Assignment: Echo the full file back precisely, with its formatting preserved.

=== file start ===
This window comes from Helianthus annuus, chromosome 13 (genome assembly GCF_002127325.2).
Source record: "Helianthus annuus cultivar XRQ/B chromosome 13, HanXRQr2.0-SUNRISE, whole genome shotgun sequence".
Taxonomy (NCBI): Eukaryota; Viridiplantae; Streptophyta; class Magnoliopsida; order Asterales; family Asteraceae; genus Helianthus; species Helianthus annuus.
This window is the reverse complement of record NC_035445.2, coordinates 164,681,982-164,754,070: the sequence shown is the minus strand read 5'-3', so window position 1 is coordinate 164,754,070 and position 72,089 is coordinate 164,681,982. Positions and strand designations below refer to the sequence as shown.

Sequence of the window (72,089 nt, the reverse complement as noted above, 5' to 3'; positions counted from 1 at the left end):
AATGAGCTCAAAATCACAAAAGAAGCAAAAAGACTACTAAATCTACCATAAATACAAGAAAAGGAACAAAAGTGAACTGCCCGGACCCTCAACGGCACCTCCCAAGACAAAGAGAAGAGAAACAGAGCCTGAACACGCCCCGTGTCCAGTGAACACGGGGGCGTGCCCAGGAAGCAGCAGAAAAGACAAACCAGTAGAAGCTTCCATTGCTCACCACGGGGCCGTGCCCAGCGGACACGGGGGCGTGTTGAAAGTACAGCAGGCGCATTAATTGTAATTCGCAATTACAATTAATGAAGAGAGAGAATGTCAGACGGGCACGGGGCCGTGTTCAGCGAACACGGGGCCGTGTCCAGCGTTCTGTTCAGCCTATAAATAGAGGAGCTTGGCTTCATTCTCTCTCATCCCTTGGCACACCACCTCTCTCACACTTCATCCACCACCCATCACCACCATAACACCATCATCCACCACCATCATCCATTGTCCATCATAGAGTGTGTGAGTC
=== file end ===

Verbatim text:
This window comes from Helianthus annuus, chromosome 13 (genome assembly GCF_002127325.2).
Source record: "Helianthus annuus cultivar XRQ/B chromosome 13, HanXRQr2.0-SUNRISE, whole genome shotgun sequence".
Taxonomy (NCBI): Eukaryota; Viridiplantae; Streptophyta; class Magnoliopsida; order Asterales; family Asteraceae; genus Helianthus; species Helianthus annuus.
This window is the reverse complement of record NC_035445.2, coordinates 164,681,982-164,754,070: the sequence shown is the minus strand read 5'-3', so window position 1 is coordinate 164,754,070 and position 72,089 is coordinate 164,681,982. Positions and strand designations below refer to the sequence as shown.

Sequence of the window (72,089 nt, the reverse complement as noted above, 5' to 3'; positions counted from 1 at the left end):
AATGAGCTCAAAATCACAAAAGAAGCAAAAAGACTACTAAATCTACCATAAATACAAGAAAAGGAACAAAAGTGAACTGCCCGGACCCTCAACGGCACCTCCCAAGACAAAGAGAAGAGAAACAGAGCCTGAACACGCCCCGTGTCCAGTGAACACGGGGGCGTGCCCAGGAAGCAGCAGAAAAGACAAACCAGTAGAAGCTTCCATTGCTCACCACGGGGCCGTGCCCAGCGGACACGGGGGCGTGTTGAAAGTACAGCAGGCGCATTAATTGTAATTCGCAATTACAATTAATGAAGAGAGAGAATGTCAGACGGGCACGGGGCCGTGTTCAGCGAACACGGGGCCGTGTCCAGCGTTCTGTTCAGCCTATAAATAGAGGAGCTTGGCTTCATTCTCTCTCATCCCTTGGCACACCACCTCTCTCACACTTCATCCACCACCCATCACCACCATAACACCATCATCCACCACCATCATCCATTGTCCATCATAGAGTGTGTGAGTC